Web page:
Weeds that may be affected include: green foxtail, pigweed, ragweed,
lambsquarters, common purslane and eastern black nightshade.
Be sure to purchase quality, weed-free seed. It is
important also to make sure the legume seeds are inoculated (AGR – 90). Many
of the bacteria necessary for legumes to fix nitrogen may be present in the
soil. However, not all are equally effective in fixing nitrogen. To ensure the
right bacteria is present for the type of legume you plant, purchase the
correct bacteria inoculant at the time you buy your seed. Legume inoculant is
inexpensive and may be critical to the success of your planting. Bags of
inoculant are dated. Do not use after expiration date.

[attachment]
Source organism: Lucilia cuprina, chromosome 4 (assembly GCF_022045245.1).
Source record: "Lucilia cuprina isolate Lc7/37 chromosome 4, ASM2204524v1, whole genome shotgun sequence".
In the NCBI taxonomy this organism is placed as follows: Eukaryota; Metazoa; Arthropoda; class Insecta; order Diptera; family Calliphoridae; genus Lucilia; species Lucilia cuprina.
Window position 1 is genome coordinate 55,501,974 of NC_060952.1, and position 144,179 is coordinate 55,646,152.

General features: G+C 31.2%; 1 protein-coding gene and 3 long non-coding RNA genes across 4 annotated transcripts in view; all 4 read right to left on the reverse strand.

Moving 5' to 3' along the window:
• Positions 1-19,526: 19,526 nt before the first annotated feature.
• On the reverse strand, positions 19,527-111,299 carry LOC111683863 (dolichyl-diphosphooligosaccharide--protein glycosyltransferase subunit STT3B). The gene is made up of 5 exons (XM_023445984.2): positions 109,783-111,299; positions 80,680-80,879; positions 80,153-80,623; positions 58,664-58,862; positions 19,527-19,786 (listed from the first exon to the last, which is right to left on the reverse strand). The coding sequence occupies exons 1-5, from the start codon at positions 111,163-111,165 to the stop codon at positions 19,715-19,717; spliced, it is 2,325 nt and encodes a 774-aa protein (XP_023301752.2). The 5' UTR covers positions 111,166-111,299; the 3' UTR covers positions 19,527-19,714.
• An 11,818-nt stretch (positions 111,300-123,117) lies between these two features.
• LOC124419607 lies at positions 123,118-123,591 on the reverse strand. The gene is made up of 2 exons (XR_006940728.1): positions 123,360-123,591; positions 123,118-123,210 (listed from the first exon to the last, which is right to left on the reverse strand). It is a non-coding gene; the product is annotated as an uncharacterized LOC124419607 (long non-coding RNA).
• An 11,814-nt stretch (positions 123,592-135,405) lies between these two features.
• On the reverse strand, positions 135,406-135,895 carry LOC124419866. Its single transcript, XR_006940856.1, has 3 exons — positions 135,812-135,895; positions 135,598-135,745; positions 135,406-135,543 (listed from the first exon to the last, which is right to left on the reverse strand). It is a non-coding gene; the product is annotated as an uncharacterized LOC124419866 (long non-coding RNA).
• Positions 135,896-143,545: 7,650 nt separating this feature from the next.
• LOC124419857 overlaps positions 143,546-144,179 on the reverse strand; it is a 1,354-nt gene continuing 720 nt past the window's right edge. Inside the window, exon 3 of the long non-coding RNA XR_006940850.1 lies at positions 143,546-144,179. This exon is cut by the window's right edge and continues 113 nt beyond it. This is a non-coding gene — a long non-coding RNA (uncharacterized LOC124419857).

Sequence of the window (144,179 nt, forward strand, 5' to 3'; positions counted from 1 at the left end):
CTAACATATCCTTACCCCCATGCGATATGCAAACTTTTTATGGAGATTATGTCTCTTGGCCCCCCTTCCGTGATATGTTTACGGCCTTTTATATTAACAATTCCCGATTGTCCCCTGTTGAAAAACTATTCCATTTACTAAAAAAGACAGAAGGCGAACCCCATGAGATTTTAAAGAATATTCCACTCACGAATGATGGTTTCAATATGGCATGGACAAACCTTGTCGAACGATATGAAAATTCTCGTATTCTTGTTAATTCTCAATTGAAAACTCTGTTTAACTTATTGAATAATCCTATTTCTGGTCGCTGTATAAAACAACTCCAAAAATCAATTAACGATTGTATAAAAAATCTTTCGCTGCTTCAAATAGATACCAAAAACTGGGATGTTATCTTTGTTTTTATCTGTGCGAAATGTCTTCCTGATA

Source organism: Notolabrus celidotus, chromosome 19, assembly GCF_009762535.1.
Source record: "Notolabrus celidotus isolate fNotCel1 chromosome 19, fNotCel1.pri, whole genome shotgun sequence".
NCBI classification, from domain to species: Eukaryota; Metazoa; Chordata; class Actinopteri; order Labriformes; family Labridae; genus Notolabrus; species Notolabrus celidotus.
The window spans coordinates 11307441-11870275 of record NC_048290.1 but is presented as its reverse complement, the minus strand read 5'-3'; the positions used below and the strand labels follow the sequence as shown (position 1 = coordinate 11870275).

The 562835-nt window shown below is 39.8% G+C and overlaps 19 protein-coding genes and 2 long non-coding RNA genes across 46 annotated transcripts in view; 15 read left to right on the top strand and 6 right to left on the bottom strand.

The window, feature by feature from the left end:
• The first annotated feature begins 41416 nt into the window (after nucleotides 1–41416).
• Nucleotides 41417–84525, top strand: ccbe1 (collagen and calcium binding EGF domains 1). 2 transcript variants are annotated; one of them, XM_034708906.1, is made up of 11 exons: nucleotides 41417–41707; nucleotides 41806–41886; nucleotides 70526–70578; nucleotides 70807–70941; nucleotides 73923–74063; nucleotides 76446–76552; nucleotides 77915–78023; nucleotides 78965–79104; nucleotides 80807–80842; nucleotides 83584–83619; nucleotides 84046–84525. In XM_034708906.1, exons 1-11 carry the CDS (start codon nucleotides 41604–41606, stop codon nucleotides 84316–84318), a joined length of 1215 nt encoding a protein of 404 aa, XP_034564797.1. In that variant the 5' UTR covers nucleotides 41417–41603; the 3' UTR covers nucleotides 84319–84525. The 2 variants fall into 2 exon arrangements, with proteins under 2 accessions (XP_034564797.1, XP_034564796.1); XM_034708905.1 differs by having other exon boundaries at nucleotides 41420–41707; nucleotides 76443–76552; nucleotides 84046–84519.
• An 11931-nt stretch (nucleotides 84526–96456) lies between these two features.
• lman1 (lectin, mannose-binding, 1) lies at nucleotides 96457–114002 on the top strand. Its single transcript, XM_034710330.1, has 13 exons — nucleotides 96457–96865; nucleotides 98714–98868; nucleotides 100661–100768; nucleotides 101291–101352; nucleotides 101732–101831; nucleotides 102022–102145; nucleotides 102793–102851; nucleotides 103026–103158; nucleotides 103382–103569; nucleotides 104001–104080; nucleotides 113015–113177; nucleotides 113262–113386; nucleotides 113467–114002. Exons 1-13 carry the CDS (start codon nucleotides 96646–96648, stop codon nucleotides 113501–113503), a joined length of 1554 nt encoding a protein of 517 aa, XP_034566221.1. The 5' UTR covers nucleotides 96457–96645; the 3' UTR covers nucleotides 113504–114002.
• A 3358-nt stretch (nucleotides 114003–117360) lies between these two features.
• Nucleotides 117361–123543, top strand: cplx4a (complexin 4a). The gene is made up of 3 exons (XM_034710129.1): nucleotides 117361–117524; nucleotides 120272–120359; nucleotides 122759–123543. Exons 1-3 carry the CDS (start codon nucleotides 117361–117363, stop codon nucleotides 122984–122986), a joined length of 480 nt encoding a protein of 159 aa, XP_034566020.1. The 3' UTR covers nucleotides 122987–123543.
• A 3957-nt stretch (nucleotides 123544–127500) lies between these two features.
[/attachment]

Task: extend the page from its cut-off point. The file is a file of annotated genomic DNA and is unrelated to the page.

Types of Plantings
Pure Stands of Legumes: One type of legume or a mix of
several types of legumes in a plot with no grasses can provide the type of
cover that allows ease of movement for feeding preferred by many small
Legume/Grass Mixtures: These provide more year-round
forage for wildlife and livestock than pure stands of legumes and make good
Companion Crop: Mixing legumes with annual wheat or rye
can provide weed control benefits and quick fall and winter forage while
legumes mature. These annuals also provide excellent seed as food for wildlife
in early summer.
Broadcasting: All legumes may be broadcast sown. Because
broadcasting is an effective method that requires little or no special
equipment, it is the planting technique most commonly used for most legumes.
For small legume plots, a hand-operated broadcast seeder is very practical.
Electric broadcast seeders can be mounted to ATV’s, tractors and pickup